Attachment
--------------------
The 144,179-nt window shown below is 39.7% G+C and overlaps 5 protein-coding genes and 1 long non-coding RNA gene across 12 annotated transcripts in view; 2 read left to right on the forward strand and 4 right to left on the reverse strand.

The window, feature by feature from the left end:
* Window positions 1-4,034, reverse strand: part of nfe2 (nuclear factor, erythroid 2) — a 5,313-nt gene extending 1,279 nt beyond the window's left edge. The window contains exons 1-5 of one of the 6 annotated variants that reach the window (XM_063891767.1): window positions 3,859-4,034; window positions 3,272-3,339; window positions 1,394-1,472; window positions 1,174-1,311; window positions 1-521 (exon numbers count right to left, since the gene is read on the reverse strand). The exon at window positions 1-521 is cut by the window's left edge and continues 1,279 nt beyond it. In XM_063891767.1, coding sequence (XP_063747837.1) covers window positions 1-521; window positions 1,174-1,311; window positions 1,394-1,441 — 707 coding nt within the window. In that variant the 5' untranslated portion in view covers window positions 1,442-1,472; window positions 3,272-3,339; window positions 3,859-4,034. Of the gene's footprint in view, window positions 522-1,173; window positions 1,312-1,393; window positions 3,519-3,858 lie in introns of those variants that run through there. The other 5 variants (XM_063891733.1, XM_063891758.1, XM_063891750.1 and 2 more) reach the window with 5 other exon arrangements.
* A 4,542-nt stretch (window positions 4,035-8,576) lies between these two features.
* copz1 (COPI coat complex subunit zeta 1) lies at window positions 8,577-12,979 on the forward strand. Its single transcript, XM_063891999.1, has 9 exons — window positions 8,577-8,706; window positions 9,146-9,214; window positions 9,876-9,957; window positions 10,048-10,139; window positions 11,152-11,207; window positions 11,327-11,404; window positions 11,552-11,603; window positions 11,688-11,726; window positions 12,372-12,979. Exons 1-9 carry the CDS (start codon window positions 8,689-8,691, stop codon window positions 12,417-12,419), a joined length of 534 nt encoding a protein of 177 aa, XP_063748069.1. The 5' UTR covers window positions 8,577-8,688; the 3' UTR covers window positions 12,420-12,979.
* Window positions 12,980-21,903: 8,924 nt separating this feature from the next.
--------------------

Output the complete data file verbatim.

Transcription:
The 144,179-nt window shown below is 39.7% G+C and overlaps 5 protein-coding genes and 1 long non-coding RNA gene across 12 annotated transcripts in view; 2 read left to right on the forward strand and 4 right to left on the reverse strand.

The window, feature by feature from the left end:
* Window positions 1-4,034, reverse strand: part of nfe2 (nuclear factor, erythroid 2) — a 5,313-nt gene extending 1,279 nt beyond the window's left edge. The window contains exons 1-5 of one of the 6 annotated variants that reach the window (XM_063891767.1): window positions 3,859-4,034; window positions 3,272-3,339; window positions 1,394-1,472; window positions 1,174-1,311; window positions 1-521 (exon numbers count right to left, since the gene is read on the reverse strand). The exon at window positions 1-521 is cut by the window's left edge and continues 1,279 nt beyond it. In XM_063891767.1, coding sequence (XP_063747837.1) covers window positions 1-521; window positions 1,174-1,311; window positions 1,394-1,441 — 707 coding nt within the window. In that variant the 5' untranslated portion in view covers window positions 1,442-1,472; window positions 3,272-3,339; window positions 3,859-4,034. Of the gene's footprint in view, window positions 522-1,173; window positions 1,312-1,393; window positions 3,519-3,858 lie in introns of those variants that run through there. The other 5 variants (XM_063891733.1, XM_063891758.1, XM_063891750.1 and 2 more) reach the window with 5 other exon arrangements.
* A 4,542-nt stretch (window positions 4,035-8,576) lies between these two features.
* copz1 (COPI coat complex subunit zeta 1) lies at window positions 8,577-12,979 on the forward strand. Its single transcript, XM_063891999.1, has 9 exons — window positions 8,577-8,706; window positions 9,146-9,214; window positions 9,876-9,957; window positions 10,048-10,139; window positions 11,152-11,207; window positions 11,327-11,404; window positions 11,552-11,603; window positions 11,688-11,726; window positions 12,372-12,979. Exons 1-9 carry the CDS (start codon window positions 8,689-8,691, stop codon window positions 12,417-12,419), a joined length of 534 nt encoding a protein of 177 aa, XP_063748069.1. The 5' UTR covers window positions 8,577-8,688; the 3' UTR covers window positions 12,420-12,979.
* Window positions 12,980-21,903: 8,924 nt separating this feature from the next.